Saudi King Salman holds talks with Mahmoud Abbas in Riyadh. Agence France-Presse
The Custodian of the Two Holy Mosques King Salman Bin Abdulaziz Al Saud held a session of official talks with President Mahmoud Abbas of the State of Palestine.
During the session of talks, the Custodian of the Two Holy Mosques reiterated the Kingdom’s permanent stand by Palestine and rights of its brotherly people in establishing an independent state with Eastern Al-Quds (Jerusalem) as its capital.
For his part, the Palestinian President expressed thanks to and appreciation of the Custodian of the Two Holy Mosques for the Kingdom’s firm stance and support for Palestine, affirming Palestine’s condemnation of the recent sabotage attacks on the oil facilities.
During the session, they reviewed the latest developments at the Palestinian arena.
The session of talks was attended by Prince Faisal Bin Bandar Bin Abdulaziz, Governor of Riyadh Region; Prince Mansour Bin Meteb bin Abdulaziz, Minister of the State, Member of the Cabinet and Advisor to the Custodian of the Two Holy Mosques; Dr. Musaed bin Mohammed Al-Aiban, Minister of the State, Member of the Cabinet and Advisor of the National Security; Dr. Ibrahim Bin Abdulaziz Al-Assaf, Minister of Foreign Affairs, the Palestinian President’s accompanying delegation.
Prince Mohammed Bin Salman Bin Abdulaziz, Crown Prince, Deputy Prime Minister and Minister of Defence held a session of official talks with Abbas.
During the session, they reviewed latest developments at the Palestinian arena and exerted efforts towards them, to ensure the legitimate rights of the Palestinian people to establish an independent state with East Jerusalemas its capital.
Based on the official talks between King Salman and the Palestinian President and his talks with Prince Mohammed Bin Salman, and upon the desire of the Palestinian President, it was agreed to establish a joint economic committee and a Saudi - Palestinian Business Council.
Saudi Arabia and the Palestinians agreed on Thursday to establish a joint economic committee and a business council, as the Palestinian Authority faces a financing gap that could top $1.8 billion.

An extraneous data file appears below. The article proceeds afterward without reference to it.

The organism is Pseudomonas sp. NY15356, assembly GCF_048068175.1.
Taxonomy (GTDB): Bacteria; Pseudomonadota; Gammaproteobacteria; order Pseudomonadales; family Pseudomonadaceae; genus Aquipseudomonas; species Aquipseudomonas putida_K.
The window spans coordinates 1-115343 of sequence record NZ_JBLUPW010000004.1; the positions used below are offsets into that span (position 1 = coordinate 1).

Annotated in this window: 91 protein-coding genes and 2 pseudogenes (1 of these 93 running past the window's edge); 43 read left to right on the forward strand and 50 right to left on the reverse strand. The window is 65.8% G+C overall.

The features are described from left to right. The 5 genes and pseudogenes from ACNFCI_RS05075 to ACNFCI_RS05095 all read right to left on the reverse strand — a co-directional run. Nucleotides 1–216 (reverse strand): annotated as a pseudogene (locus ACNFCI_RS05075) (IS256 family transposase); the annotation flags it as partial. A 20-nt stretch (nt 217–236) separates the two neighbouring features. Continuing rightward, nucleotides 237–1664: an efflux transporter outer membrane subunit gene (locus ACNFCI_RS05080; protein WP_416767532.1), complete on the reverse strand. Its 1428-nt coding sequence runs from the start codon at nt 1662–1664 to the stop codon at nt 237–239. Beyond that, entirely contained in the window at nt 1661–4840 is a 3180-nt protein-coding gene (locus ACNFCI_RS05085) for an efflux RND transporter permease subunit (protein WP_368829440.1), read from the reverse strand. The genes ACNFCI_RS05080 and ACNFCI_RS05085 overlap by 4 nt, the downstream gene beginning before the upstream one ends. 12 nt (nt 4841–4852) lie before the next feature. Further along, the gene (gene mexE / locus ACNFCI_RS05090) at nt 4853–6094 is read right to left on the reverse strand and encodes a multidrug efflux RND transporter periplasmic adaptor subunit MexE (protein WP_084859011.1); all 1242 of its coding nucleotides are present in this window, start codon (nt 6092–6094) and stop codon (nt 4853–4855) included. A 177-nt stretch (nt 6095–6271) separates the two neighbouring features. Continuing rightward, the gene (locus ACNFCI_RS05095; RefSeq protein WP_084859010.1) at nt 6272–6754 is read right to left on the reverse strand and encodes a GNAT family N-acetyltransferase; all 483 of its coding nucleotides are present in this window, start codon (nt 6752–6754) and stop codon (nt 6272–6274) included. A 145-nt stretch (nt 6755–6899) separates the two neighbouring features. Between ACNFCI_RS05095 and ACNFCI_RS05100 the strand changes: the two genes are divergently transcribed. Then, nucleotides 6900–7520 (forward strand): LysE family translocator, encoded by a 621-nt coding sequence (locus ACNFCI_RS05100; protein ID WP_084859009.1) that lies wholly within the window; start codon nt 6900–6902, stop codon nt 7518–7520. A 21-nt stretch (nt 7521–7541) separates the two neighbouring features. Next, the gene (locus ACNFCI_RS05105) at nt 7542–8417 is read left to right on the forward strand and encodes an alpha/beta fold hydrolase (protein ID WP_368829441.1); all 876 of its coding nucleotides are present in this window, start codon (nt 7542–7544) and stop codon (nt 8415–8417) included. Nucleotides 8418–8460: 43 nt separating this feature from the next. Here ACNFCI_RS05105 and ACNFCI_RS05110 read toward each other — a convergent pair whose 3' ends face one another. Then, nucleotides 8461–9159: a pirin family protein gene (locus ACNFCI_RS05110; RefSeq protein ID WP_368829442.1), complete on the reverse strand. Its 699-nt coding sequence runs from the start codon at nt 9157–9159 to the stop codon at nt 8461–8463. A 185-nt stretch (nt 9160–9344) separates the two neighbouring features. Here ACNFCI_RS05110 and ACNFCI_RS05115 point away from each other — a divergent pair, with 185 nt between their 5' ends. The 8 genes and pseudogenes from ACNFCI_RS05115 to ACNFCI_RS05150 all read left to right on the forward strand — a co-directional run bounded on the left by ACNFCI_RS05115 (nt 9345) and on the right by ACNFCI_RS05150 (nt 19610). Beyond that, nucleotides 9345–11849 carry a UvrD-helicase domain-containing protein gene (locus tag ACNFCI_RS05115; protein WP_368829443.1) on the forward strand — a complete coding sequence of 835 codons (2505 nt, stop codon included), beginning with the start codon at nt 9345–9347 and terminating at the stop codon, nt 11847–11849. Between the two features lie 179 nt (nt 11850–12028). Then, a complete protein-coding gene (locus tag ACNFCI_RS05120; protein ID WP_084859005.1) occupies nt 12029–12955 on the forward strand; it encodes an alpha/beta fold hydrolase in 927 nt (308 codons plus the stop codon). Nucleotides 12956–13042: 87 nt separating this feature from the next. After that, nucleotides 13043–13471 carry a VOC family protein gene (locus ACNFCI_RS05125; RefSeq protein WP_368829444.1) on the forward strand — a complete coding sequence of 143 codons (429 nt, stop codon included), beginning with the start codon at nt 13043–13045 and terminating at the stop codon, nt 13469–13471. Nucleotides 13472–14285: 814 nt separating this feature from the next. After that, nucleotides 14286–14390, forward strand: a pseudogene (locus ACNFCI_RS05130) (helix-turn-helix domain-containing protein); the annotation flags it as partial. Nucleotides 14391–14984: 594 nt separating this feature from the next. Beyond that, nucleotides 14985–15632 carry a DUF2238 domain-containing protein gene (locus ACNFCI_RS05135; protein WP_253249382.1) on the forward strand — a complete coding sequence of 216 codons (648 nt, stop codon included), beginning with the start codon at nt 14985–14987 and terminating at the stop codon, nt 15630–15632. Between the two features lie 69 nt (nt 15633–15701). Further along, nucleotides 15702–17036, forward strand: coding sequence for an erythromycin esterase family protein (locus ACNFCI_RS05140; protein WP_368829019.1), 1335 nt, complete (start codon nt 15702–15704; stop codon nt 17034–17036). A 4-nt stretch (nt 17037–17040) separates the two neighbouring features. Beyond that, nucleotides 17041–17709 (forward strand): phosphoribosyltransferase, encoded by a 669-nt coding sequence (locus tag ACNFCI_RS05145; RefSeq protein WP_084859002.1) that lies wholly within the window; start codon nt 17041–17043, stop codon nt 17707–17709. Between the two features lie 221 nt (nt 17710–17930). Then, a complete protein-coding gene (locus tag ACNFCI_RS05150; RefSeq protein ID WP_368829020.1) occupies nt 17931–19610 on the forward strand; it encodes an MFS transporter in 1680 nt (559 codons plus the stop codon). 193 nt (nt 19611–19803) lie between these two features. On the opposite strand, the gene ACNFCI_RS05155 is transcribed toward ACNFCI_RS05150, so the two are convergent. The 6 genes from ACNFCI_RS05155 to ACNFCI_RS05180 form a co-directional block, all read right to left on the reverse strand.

Abbas’s PA has been in deep financial crisis since February when Israel froze transfers of VAT and customs duties it collects on the Palestinians’ behalf.
His administration had to impose austerity measures, cutting almost half the salaries of its employees.
Abbas, who arrived in Riyadh on Wednesday, met with King Salman and Crown Prince Mohammed bin Salman, according to the official Saudi Press Agency (SPA).
It added that the leaders reached “an agreement on the establishment of a joint economic committee and on a Saudi-Palestinian business council”.
The report did not elaborate further.
The announcement came days after Saudi Arabia’s football team played Palestine in the occupied West Bank for the first time on Tuesday, with the Saudi side having previously refused to enter the territory as part of its boycott of Israel.
Israel’s cuts have hit hard on the Palestinian territories, already suffering unemployment of around 26 per cent in the second quarter of 2019, the World Bank said last month in a report.
Israel collects around $190 million a month in customs duties levied on goods destined for Palestinian markets that transit through its ports, and it is supposed to transfer the money to the PA.
In February, Israel decided to deduct around $10 million a month from the revenues — the sum the PA paid inmates in Israeli jails or their families — prompting the Palestinians to refuse to take any funds at all.
US President Donald Trump’s son-in-law Jared Kushner during a conference in Bahrain dangled the prospect of $50 billion of investment into a stagnant Palestinian economy.
But the plan so far fails to address key issues such as an independent Palestinian state, Israeli occupation and the Palestinians’ right to return to homes from which they fled or were expelled after Israel’s creation in 1948.